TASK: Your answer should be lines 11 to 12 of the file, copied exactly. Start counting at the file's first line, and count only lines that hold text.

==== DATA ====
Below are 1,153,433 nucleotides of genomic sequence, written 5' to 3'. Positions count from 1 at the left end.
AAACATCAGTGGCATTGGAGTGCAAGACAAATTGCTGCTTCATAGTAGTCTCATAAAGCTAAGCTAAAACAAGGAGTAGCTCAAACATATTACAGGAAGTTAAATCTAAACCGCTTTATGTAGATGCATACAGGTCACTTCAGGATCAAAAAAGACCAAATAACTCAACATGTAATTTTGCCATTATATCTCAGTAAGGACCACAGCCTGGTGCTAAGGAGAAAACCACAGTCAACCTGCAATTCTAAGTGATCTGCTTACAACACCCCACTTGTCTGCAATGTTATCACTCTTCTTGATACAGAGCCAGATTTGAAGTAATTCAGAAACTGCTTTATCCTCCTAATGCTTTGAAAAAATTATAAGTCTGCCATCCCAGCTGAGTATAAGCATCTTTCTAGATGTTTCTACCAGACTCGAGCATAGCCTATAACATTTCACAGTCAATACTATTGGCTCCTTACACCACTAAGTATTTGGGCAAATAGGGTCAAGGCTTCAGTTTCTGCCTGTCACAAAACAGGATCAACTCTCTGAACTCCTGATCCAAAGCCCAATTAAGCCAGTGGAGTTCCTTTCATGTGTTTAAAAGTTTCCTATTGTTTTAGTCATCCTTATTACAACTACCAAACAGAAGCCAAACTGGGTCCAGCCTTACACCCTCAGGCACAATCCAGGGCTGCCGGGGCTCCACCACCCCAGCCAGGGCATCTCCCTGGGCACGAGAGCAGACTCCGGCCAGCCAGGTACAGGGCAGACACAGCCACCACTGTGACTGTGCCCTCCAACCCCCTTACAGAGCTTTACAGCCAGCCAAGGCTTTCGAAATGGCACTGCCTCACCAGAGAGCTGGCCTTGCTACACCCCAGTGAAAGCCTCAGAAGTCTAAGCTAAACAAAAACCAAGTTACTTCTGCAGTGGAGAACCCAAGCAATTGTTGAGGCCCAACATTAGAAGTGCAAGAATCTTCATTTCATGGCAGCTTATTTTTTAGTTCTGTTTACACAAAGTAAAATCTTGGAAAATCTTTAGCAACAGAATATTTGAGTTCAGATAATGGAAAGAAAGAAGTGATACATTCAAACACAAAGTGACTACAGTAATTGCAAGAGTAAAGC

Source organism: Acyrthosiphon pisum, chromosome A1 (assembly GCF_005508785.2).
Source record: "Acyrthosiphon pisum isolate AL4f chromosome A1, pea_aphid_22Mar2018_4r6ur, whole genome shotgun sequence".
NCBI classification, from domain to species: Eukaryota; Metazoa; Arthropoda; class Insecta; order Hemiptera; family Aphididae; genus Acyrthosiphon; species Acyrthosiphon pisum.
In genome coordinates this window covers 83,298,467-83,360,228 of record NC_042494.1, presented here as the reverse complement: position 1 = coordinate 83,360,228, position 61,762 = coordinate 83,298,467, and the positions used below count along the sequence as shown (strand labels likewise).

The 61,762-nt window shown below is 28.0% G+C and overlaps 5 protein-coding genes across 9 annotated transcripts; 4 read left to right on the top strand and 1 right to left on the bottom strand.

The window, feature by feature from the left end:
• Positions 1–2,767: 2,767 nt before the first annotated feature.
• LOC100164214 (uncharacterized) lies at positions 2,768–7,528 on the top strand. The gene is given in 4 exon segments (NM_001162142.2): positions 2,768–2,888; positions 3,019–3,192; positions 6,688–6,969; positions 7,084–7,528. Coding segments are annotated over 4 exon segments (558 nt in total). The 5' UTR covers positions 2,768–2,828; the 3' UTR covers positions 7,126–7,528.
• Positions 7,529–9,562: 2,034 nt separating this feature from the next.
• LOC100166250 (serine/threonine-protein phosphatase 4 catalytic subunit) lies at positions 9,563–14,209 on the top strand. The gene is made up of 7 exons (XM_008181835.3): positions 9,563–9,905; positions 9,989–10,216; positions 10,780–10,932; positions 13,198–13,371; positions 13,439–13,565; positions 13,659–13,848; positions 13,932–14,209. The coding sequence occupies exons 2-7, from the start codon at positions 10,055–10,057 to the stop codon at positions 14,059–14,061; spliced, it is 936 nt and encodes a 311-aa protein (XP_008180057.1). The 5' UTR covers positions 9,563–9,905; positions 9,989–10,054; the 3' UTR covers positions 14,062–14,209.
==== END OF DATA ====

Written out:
• Positions 7,529–9,562: 2,034 nt separating this feature from the next.
• LOC100166250 (serine/threonine-protein phosphatase 4 catalytic subunit) lies at positions 9,563–14,209 on the top strand. The gene is made up of 7 exons (XM_008181835.3): positions 9,563–9,905; positions 9,989–10,216; positions 10,780–10,932; positions 13,198–13,371; positions 13,439–13,565; positions 13,659–13,848; positions 13,932–14,209. The coding sequence occupies exons 2-7, from the start codon at positions 10,055–10,057 to the stop codon at positions 14,059–14,061; spliced, it is 936 nt and encodes a 311-aa protein (XP_008180057.1). The 5' UTR covers positions 9,563–9,905; positions 9,989–10,054; the 3' UTR covers positions 14,062–14,209.